The Secret To Identifying Termite Activity In Your Norfolk Home
March 16, 2020
In our Virginia and North Carolina service areas, termites swarm in the spring. So, now is an important time of year to consider termite prevention. One of the most important ways you can prevent your home from being a meal for termites is knowing where to look for evidence of termite activity, and what to look for.
What to look for — A termite swarmer is a winged termite. Its body is black and it has long white wings that are stacked on top of each other and rounded at the tips. These little insects are only about ⅝ of an inch long, including their wings. Most people don't recognize a termite swarmer when it is all by itself because it is so small. But you should become familiar with what these insects look like.
Where to look — If you have a nest near your home, it is likely to be under the ground and near a food source. Sometimes raking your mulch and looking underneath can expose a bed of white-winged termite swarmers. You may also chop into a stump or log to find them. Once they're commanded to leave their nests, you can find them crawling on the exterior of your home, or flying around exterior light sources if they swarm at night.
What to look for — Wings are an important warning sign. Swarms don't last long. A typical swarm will last only around 15 minutes—at most, 30 minutes. Termites can emerge, crawl around on your home and disperse before you get done watching one television program. It is important that you know to look for their shed wings. Termites shed their wings during mating. After this, they tunnel into the ground to establish their nests. If you have shed wings on your property, it should be a cause for concern.
Where to look — Termites look for dark, damp locations, especially near rotting wood. If you have a crawl space under your home, this is a prime location. They'll also get under decks, porches, patios, stairs, and exterior structures like sheds. Take a flashlight and do an inspection in these places if you can. Be sure to check spider webs. Webs are like little sticky traps. They're helpful for monitoring insect activity. You might even see a swarmer stuck in one of those webs.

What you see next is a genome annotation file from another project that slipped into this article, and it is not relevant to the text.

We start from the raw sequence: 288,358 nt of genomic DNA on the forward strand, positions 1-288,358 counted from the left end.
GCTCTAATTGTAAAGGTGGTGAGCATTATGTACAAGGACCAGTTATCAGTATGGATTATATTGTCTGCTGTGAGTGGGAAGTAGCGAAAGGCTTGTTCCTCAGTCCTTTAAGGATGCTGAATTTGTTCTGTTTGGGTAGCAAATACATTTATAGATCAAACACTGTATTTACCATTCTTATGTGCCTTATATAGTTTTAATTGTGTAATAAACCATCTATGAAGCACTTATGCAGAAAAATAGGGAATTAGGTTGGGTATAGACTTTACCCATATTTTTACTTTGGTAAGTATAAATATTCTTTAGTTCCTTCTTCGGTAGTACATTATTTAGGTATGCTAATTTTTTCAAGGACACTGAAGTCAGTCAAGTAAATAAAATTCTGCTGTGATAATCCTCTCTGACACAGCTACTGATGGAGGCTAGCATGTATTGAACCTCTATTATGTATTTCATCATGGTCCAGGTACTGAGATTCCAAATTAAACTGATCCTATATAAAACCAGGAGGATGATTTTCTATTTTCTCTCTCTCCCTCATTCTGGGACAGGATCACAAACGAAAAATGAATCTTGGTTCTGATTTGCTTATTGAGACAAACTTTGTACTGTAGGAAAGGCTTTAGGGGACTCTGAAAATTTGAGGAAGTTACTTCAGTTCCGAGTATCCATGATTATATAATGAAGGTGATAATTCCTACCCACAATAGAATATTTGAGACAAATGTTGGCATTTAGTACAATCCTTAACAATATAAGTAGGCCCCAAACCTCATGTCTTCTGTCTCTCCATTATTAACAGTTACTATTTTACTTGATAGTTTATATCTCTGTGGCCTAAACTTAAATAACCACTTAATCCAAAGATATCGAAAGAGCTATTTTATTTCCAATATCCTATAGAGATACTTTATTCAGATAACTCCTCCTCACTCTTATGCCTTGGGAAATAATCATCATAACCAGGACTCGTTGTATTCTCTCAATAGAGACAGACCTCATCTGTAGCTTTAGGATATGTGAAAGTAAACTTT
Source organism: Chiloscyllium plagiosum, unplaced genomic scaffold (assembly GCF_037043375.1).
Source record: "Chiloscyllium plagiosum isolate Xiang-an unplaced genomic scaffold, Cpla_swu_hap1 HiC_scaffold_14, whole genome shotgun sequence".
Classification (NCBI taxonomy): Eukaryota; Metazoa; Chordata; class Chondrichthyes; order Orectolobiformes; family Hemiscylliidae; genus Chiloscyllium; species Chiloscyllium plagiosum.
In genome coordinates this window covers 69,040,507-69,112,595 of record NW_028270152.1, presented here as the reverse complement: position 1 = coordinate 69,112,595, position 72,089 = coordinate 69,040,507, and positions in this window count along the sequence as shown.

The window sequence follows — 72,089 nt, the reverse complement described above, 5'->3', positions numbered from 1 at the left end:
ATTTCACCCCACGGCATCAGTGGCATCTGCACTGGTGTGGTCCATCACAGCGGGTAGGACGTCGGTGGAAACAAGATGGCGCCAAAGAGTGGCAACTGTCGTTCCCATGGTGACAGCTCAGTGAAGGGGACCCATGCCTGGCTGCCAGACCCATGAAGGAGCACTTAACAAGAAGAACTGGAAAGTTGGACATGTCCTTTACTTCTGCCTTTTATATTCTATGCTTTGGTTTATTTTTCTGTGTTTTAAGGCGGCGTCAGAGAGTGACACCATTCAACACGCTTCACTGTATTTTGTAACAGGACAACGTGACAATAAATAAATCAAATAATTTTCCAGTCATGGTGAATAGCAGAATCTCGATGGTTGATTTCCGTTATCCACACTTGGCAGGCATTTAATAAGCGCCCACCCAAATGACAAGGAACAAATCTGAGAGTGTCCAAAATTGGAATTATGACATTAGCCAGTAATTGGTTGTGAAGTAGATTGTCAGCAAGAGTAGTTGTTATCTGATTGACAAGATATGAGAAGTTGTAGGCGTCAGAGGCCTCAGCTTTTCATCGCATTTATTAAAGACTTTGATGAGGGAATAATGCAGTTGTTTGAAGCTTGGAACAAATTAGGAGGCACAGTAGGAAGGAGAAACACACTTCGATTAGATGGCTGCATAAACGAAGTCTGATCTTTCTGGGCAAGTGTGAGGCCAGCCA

What to look for — Termite workers create tubes of mud up hard surfaces to get from the soil to the wood of homes. If termites are feeding on your home, and you don't have any wood that touches the soil, these tubes will be present. The trick is finding them. Termite workers have a strong aversion to light, and they avoid the dry air as much as possible.
Where to look — Shelter tubes are most likely to be found in crawl spaces and on the interior of concrete piers. If you have a cement foundation, they are likely to be on the foundation wall in locations that are protected by an exterior structure, objects near your home, or dense vegetation.
What to look for — This is the least helpful warning sign to look for. Most of the damage termites do is on the inside of wood. But there are rare occasions when you can find damage on the outside.
Where to look — If you have a wooden fence, there might be damage near the soil if termites are feeding on the inside, especially if the soil stays damp. Dig around the fence post and see if there is more damage. You might even find little pale termite workers hard at work devouring that wood.
What To Do If You Find Termites
Termites can extensively damage your home, over time. Seek the assistance of a licensed termite control professional immediately. If you live in Norfolk, remember that HomeTown Pest Control is always standing by to help you protect your health and property from harmful pests. Let our team of pest control experts guide you in choosing the right termite control options for your home and budget.